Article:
“Disco Duck” by Rick Dees & His Cast of Idiots
Satirical or not, anyone who claims “music hasn’t been good since the 1970s” is wrong. “Disco Duck” is why. It’s “Who Let the Dogs Out?” decades before “Who Let the Dogs Out?” caused an increase in suicide.
“Star Wars Theme/Cantina Band” by Meco
Outside the cast and crew and the guy who owns the rights to F*ckJarJar.com, few have profited off Star Wars as much as Domenico Monardo, a Pennsylvania-born Italian musician turned super Italian producer who-a recorded a disco-cheese take on John Williams’s massive space score. “Meco” saw Star Wars the night it came out, four more times the next day, and less than three weeks later, had recorded Star Wars and Other Galactic Funk, which included the twice-platinum “Star Wars Theme/Cantina Band” (edited from fifteen minutes down to three for radio play). Meco later reworked the scores for The Wizard of Oz, Star Trek, and Casablanca, but without the help of the Fetus Grapes, he never attained the same level of success.
“Stars on 45” by Stars on 45
We should be thankful for “Stars on 45.” Not because it’s a good song — it’s about as tacky as you’d assume a Archies and Beatles medley put together by a Dutch novelty group would be (plus, its official title is “Medley: Intro Venus/ Sugar Sugar/No Reply/I’ll Be Back/Drive My Car/Do You Want to Know a Secret/We Can Work It Out/I Should Have Known Better/Nowhere Man/You’re Going to Lose That Girl/Stars on 45,” which, no — but because without it, Weird Al never would have launched his polka medley series, which culminated in 1996 with “The Alternative Polka.” So, thanks, Stars on 45?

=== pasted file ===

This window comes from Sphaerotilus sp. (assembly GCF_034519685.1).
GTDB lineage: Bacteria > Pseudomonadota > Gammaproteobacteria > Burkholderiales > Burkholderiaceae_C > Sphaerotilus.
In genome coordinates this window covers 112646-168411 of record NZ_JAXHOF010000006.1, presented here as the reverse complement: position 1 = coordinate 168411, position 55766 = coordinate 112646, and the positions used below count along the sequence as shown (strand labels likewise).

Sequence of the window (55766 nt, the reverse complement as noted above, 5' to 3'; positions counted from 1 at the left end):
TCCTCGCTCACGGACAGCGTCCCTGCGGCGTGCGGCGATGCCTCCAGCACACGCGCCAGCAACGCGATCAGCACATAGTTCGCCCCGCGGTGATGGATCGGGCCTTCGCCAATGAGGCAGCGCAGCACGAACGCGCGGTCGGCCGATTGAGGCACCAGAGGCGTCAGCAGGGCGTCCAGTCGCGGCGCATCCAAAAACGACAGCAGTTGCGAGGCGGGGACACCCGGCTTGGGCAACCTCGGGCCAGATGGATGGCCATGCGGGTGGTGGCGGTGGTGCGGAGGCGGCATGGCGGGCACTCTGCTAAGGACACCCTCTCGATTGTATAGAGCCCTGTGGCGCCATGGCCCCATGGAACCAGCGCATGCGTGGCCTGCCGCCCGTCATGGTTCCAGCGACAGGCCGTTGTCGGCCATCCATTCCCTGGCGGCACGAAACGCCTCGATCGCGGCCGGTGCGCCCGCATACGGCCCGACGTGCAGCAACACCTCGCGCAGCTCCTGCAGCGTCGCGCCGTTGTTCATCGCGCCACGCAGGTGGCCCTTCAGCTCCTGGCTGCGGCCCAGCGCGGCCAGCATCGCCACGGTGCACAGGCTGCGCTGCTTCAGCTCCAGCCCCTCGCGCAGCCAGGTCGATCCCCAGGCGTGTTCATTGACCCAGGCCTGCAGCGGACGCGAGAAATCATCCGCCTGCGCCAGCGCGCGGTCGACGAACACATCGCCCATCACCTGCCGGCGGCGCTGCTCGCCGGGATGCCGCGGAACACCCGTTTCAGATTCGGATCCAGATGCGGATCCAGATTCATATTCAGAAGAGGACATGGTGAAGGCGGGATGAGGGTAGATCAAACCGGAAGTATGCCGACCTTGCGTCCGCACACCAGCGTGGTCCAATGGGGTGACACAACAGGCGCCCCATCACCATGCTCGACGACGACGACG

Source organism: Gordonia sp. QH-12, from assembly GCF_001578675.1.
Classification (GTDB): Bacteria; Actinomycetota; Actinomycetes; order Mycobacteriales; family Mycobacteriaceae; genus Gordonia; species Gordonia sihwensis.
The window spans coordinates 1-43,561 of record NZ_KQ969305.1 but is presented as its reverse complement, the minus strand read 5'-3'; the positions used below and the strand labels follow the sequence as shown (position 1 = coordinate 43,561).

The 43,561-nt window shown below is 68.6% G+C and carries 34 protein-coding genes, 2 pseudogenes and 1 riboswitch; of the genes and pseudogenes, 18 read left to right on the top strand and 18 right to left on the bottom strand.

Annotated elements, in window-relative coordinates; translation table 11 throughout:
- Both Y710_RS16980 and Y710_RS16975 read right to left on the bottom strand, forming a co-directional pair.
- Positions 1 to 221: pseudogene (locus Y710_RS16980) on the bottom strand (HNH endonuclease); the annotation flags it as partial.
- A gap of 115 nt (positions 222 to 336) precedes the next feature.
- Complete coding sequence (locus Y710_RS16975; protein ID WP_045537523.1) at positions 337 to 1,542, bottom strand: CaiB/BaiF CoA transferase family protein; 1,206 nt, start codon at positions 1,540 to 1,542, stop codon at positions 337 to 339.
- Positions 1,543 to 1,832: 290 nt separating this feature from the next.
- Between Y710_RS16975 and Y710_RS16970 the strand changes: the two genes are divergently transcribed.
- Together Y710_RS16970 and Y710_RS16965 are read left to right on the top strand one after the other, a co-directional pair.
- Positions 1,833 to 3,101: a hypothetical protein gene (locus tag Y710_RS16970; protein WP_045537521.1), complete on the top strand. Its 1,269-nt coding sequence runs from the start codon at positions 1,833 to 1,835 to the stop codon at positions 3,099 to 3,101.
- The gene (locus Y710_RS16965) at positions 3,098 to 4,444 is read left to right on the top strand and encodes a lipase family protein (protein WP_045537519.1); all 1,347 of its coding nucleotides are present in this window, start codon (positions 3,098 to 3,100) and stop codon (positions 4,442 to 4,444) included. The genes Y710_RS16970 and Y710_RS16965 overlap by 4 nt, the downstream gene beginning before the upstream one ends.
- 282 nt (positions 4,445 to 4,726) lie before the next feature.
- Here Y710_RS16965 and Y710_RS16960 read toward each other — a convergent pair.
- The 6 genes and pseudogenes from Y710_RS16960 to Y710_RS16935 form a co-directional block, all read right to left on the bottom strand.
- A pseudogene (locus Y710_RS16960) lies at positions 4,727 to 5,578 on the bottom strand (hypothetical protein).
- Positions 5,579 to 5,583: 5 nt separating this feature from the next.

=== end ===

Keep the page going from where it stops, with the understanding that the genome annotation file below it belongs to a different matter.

“Set Adrift on Memory Bliss” by P.M. Dawn
White people are the worst. The first rap song to be a #1 hit on the Hot 100: “Ice, Ice Baby.” The second rap song to be a #1 hit on the Hot 100: “Good Vibrations.” Finally, in late 1991, more than a year after Vanilla Ice stole our money and our David Bowie and Queen samples, P.M. Dawn broke though the musical color barrier, when their “Set Adrift on Memory Bliss” made music history. (It would take another five years for the first GREAT rap track, no matter the color, to top the charts, when Bone Thugs took us to “Tha Crossroads.”)
“Amazed” by Lonestar
REAL TALK: I can’t hear this song without thinking about middle school dances, and how when all the cool kids (and even the lame ones, too) would slow dance to it, I’d be off near the payphone, either calling my mom to pick me up or pretending to act holier than thou. “PSH, this song’s, like, not even good.” That’s not NOT true, but shut up, Middle School Josh, and appreciate (?) “Amazed” being the only country song in the 2000s to hit #1. In fact, it would take another 12 years for another country artist to match Lonestar’s lonesome moans, when Taylor Swift topped the chart with “We Are Never Ever Getting Back Together.”
I would have hated that song in middle school, too, and been right to do so.
“Harlem Shake” by Baauer
We don’t need to discuss this again.
(via Getty Image)